Dawn Lafreeda began working at Denny’s when she was 16, making her way up from hostess to waitress. In 1984, at the age of 23, she bought her first store. She now owns over 70.
“When I was a kid, I told myself that I was going to be self-employed when I grew up and have a better life and have the things I’d never had,” she told Entrepreneur magazine this past summer. Franchising was Dawn’s ticket to a better life. She’s not alone.
Franchising has been a successful business model for Americans wanting to own their own businesses and a piece of the American Dream. At last count, their number exceeded 750,000 small-business owners. Franchising touches not just the fast-food industry, but every aspect of American life: AAMCO and Anytime Fitness, Century 21 Real Estate and Curves for Women, H&R Block and Hilton Hotels, Merry Maids and Molly Maids, Supercuts and Snap-on Tools, U-Haul and The UPS Store and Visiting Angels — all are franchises.
What’s made franchising so successful is the business model itself. It allows ordinary folks to go into business for themselves, but not by themselves. The franchisor provides branding and marketing support, and the individual entrepreneurs, known as franchisees, own and run their own stores. They establish day-to-day operations and employment practices, hire and fire employees, and set wages, benefits, and work schedules. And they pay their own taxes.
All of that is now in jeopardy, thanks to one government lawyer in Washington, D.C. The National Labor Relations Board’s general counsel decided earlier this year that the decades-old rules of franchising law no longer apply — that franchisors are “joint employers” and can thus be held liable for the employment decisions of individual franchisees.
The decision came in response to complaints alleging that McDonald’s and its franchisees had violated the rights of employees involved in protests against the company, but the decision has the potential to disrupt the entire franchising business model.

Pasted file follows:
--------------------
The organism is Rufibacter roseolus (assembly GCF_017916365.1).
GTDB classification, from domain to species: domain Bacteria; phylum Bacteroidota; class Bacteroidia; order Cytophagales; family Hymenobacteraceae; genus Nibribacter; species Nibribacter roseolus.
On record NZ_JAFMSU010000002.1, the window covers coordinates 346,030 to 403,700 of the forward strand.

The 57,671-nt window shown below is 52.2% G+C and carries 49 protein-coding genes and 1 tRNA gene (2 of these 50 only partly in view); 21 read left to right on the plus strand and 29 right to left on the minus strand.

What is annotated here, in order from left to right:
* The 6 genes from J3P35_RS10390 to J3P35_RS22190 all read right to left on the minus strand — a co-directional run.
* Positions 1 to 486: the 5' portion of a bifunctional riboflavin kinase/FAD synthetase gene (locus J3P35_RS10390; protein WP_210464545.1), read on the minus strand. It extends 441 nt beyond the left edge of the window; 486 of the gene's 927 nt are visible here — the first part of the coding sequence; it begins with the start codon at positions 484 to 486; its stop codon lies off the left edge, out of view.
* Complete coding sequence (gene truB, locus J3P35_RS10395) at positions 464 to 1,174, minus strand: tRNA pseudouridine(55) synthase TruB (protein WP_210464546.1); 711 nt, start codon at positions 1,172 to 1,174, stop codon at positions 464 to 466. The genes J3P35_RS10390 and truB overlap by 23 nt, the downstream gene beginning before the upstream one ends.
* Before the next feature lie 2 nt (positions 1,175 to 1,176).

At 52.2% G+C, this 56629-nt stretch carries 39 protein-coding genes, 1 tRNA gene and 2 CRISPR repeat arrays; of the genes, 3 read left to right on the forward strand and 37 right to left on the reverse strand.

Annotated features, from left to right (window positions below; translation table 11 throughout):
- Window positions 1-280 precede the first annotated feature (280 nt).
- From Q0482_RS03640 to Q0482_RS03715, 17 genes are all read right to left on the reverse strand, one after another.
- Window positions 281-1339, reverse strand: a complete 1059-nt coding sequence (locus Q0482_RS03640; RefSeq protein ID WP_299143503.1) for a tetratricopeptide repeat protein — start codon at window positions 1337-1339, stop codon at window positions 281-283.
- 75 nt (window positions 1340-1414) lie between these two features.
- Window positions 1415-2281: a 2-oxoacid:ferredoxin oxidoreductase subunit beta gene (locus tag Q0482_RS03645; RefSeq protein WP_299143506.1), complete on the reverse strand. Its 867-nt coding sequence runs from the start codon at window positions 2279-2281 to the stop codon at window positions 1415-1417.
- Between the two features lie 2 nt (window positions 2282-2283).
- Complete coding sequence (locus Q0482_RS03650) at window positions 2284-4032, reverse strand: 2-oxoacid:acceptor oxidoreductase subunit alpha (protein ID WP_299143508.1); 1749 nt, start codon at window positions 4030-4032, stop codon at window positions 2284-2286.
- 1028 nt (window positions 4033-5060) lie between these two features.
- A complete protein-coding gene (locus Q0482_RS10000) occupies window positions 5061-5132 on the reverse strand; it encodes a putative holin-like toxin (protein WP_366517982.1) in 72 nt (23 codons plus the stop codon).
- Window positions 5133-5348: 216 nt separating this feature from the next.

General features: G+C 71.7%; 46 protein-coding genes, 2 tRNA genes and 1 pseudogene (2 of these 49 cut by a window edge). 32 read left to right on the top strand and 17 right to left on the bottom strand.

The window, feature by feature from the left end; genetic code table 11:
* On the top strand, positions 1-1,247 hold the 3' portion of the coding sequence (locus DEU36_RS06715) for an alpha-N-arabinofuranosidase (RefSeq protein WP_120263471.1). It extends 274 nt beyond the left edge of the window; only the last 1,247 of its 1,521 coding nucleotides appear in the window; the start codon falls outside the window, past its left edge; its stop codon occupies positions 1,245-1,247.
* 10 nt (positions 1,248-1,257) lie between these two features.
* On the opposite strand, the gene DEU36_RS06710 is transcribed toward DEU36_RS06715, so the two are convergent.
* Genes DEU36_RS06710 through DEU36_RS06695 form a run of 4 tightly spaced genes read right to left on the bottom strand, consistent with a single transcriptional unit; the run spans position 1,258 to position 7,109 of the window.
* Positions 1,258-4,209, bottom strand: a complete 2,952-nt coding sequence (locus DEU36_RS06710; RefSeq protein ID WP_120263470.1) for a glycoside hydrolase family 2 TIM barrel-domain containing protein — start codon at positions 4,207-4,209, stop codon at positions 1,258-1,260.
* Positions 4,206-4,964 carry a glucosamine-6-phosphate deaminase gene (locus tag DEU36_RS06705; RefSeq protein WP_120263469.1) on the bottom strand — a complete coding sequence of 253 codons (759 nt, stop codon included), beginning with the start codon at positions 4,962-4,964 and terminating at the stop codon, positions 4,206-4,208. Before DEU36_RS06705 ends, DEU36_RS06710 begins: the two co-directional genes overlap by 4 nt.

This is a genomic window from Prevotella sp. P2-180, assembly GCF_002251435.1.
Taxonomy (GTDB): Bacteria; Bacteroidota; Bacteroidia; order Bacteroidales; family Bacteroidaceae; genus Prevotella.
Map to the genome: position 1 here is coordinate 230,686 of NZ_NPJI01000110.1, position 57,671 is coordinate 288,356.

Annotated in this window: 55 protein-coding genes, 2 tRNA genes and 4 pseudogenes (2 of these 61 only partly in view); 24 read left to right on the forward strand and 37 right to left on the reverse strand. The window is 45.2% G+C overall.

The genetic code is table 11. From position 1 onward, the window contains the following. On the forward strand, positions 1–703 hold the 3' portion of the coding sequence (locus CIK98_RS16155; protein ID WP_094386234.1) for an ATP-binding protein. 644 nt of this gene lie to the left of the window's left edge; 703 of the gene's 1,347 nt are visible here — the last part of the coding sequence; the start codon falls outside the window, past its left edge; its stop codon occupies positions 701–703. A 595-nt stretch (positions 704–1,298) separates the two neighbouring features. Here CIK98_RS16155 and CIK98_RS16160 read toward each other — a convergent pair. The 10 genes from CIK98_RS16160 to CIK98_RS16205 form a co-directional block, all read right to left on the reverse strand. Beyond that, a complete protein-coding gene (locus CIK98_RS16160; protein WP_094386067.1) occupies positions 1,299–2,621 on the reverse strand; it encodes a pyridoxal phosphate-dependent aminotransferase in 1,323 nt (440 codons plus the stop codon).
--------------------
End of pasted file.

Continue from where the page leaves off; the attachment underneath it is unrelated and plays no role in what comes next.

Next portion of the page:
Just talk to Bill Bass, a franchisee with Two Men and a Truck.
“This joint employee-employer thing, if that goes through, that’s a hand grenade in the middle of the franchising business model,” Bass told Entrepreneur shortly after he learned of the NLRB ruling. “It would completely change everything about the franchising model, to the point where we probably wouldn’t be in franchising.”
It isn’t just the business model that’s under attack, but the hundreds of thousands of contracts that make the model hum. But contract law doesn’t seem to be of much interest to the NLRB’s chief lawyer.
“This legal opinion would upend years of federal and state legal precedent and threaten the sanctity of hundreds of thousands of contracts between franchisees and franchisors,” said Steve Caldeira, chief executive of the International Franchise Association.
But not everyone is unhappy with the NLRB ruling. Kendall Fells, organizing director of Fast Food Forward, was thrilled with the decision. “As the federal government’s determination shows, McDonald’s clearly uses its vast powers to control franchisees in just about every way possible,” he told the Wall Street Journal.
And who exactly is behind Fast Food Forward? The Service Employees International Union, of course — the group that has been staging demonstrations against McDonald’s and other fast-food franchises for more than two years, demanding higher wages and the right to organize their workers.
And that’s what the latest missive from the NLRB is all about: making it easier for labor unions to turn hundreds of thousands of individually owned small businesses into one giant union hall — and making it easier for trial lawyers to sue the deep-pocketed parent company for the mistakes of individual owners.
That’s good news for the union bosses and trial lawyers, but bad news for franchisors, franchisees, and a big chunk of the American economy.